When I first visited Mount Hebron Cemetery in Queens to find my third great grandmother, Feige Berman, I ran into some trouble., in the spot where I thought she might be interred, the stone was overturned and flat on the ground. There was no way to know whether this was Feige’s location without having the cemetery’s grounds staff reset and repointed.
At my next visit, the headstone was properly placed and I was able to confirm that it this was, in fact, where Feige is resting. A few things have bothered me since discovering the headstone. The inscription opened up more questions than it answered.
The first of these questions pertains to Feige’s father. Who is this Ezriel Yosef Yehuda? I learned quickly from genealogical experts who weighed in with suggestions that the “haRav” in his title is not a designation of Rabbi, but a simple honorific of respect given upstanding male citizens.
Now, three years later, I still haven’t been able to break through this brick wall and learn anything about her emigration from Europe to the United States. The names of “Feige Berman” and “Fanny Berman” are just too common, and immigration records are too sparse for me to find anything definitive yet. Her husband, Wolf Berman, remains an utter mystery.
Even her maiden name is shrouded in doubt. Her son’s marriage certificate lists her maiden name as Short. His death certificate just provides Feige’s married name of Berman. Feige’s own death certificate lists her father’s name as Joseph Slobus and her mother’s name as Malke “unknown.”
The name of Joseph matches the Yosef on the headstone. I have no reason to doubt this piece of information, but the name “Slobus” just doesn’t sound right. I’m not convinced that I have the correct information in my tree yet.
Back to Feige’s headstone, the inscription also says, “Our beloved aunt and grandmother.” My tree covers the “grandmother” part of this inscription, but I have no clues on Feige’s status as an aunt, so I decided to do a little sleuthing to try to find her niece(s) or nephew(s).
I am relatively confident that this would be her relationship, not her husband’s. Samuel had no brothers or sisters — that I know of. Because FamilySearch now has an index that includes the parents’ names on birth, marriage, and death certificates in New York City, that was my first stop.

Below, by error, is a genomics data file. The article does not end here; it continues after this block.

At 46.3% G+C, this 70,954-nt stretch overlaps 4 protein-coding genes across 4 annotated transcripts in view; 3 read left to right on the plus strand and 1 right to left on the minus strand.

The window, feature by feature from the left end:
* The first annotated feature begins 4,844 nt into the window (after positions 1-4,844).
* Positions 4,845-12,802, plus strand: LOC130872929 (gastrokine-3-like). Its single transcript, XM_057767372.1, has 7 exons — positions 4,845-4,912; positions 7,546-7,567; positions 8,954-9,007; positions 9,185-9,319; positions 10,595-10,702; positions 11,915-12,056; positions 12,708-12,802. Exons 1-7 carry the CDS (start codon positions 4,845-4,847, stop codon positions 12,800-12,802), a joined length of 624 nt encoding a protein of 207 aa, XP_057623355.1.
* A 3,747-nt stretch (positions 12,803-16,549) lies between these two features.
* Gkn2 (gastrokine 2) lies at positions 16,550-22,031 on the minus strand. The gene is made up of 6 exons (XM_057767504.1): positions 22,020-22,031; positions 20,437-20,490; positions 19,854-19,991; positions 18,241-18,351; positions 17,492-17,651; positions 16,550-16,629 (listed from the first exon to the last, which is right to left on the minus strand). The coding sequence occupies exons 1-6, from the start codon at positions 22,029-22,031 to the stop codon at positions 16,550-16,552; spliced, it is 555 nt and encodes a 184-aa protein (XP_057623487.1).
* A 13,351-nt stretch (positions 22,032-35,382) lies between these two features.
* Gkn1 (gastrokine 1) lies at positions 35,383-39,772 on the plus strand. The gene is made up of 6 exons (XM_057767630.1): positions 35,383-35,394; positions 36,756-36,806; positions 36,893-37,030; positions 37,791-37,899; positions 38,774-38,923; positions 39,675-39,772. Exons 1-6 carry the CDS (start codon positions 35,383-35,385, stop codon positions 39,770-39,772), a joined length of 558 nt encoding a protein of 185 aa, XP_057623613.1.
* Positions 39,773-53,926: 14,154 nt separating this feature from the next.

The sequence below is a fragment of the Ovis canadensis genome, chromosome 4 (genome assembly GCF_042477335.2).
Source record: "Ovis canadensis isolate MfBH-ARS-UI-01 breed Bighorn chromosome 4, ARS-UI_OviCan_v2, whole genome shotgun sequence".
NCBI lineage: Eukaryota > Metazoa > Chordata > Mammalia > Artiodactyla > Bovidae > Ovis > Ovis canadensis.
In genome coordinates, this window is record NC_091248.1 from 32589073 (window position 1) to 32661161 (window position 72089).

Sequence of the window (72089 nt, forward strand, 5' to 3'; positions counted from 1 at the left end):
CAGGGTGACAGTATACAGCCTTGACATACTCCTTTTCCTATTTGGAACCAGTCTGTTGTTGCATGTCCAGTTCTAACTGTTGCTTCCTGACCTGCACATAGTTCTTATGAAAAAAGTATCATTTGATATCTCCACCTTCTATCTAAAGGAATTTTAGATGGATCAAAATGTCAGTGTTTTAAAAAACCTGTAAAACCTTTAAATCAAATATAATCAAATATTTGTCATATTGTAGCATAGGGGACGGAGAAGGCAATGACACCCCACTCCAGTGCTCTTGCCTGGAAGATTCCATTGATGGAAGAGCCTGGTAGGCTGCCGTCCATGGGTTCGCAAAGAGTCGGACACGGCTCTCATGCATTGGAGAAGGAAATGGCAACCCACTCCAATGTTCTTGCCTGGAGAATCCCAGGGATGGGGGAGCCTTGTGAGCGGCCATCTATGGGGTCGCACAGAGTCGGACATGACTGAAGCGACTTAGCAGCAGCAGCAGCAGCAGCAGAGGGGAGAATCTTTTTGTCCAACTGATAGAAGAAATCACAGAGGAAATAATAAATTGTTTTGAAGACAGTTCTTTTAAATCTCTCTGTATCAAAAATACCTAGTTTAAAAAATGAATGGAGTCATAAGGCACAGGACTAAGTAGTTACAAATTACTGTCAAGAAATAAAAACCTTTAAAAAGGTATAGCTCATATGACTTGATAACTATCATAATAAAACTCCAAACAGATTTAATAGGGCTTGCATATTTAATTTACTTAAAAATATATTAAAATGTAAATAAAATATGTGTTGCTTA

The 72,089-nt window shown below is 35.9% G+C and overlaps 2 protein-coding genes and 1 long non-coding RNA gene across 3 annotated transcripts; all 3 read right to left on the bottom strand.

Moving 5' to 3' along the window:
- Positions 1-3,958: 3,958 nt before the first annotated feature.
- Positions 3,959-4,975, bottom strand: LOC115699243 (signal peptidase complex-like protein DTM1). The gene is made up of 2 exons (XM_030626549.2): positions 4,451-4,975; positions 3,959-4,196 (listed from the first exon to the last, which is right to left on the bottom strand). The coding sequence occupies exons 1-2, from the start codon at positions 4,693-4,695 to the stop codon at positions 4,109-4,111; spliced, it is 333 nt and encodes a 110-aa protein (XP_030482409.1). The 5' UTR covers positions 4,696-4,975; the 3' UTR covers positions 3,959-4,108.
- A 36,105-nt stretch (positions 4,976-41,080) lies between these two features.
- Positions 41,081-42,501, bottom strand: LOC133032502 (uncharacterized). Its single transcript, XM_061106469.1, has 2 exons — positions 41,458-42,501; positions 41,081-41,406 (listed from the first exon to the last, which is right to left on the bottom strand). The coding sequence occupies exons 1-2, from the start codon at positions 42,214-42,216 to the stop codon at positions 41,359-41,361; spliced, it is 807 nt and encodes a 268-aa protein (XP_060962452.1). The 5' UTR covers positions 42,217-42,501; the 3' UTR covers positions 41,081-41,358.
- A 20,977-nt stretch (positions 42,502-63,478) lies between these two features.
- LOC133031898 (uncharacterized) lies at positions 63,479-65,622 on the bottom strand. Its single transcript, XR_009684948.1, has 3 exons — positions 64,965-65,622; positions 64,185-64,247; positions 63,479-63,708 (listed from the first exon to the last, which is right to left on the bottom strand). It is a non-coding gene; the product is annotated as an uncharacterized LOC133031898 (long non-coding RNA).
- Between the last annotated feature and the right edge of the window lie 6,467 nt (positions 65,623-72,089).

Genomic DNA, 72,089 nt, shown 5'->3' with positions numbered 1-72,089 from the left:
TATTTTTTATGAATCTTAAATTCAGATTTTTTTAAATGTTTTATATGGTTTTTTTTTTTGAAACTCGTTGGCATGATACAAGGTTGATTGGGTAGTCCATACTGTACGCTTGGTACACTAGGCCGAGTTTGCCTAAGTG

Dropping the “Slobus,” I looked for death certificates for individuals whose parents were Joseph and Malke. I also tried Joseph and Molly (Mollie), knowing that Molly is a popular Americanization of the name Malke. And I found an interesting hit in the results.
Now, this could turn out to be a dead end, but it’s worth a shot: Chaie Sarah Stein died on 3 Feb 1931 in New York City. Her parents are listed in the index as Joseph Slawitz and Molly Ginsburg. All three were born in Russia, which is as specific as any other record related to Feige I’ve found so far. I’ve ordered a copy of her death certificate so I can view it myself, and I’ve also put in a request for a photograph of her headstone at Montefiore Cemetery on Long Island in case I can’t there to view it myself anytime soon.
The name “Slawitz,” though, probably pronounced “SLAW-vitz,” sounds a lot like “Slobus” to me. It could have been the case that for the death certificate, the informant said the name Slawitz, and whoever wrote the information down just wrote what he or she heard, phonetically. Could Chaie Sarah be Feige’s sister? Could Chaie’s daughter or son be the person (or people) referred to by the inscription of “Aunt” on Feige’s headstone?
Feige’s headstone does not list the deceased as a sister — just an aunt and grandmother — and that conforms to the timing; if Feige’s sisters or brothers were still alive, she’d be noted as a sister on the headstone. Chaie did pass away before Feige, so that timing fits.
Unfortunately, even if Feige’s maiden name was Slawitz (or Slowitz or Slavitz or Slovitz), finding more information about the family will not be any easier. It will be good if I can eventually add to the family tree, but information on Chaie Sarah Slowitz Stein is light as it is.
Researching this family seems to be a brick wall, but like the other brick walls, I’ve been chipping away small pieces at a time, thinking I’m totally stuck, then coming up with another way to search to find information. The time I have for researching isn’t what it used to be, though.